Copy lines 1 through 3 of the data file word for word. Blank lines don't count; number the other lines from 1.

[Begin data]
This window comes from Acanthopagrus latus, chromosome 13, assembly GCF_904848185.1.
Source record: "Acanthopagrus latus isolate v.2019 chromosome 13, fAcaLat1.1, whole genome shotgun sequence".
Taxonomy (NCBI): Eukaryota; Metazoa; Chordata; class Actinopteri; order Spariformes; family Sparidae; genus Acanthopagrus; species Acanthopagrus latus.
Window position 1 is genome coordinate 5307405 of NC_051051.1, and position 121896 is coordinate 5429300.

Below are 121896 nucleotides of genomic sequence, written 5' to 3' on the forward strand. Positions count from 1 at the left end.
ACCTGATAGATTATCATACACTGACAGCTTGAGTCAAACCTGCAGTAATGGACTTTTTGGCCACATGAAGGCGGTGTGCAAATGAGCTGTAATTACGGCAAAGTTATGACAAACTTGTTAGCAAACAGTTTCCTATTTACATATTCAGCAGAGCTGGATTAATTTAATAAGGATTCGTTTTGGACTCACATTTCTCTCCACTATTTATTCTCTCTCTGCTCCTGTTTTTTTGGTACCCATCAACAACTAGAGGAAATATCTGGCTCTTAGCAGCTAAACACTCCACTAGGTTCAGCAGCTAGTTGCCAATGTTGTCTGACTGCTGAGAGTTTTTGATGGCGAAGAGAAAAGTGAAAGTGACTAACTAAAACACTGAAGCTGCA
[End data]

This window comes from Acanthopagrus latus, chromosome 13, assembly GCF_904848185.1.
Source record: "Acanthopagrus latus isolate v.2019 chromosome 13, fAcaLat1.1, whole genome shotgun sequence".
Taxonomy (NCBI): Eukaryota; Metazoa; Chordata; class Actinopteri; order Spariformes; family Sparidae; genus Acanthopagrus; species Acanthopagrus latus.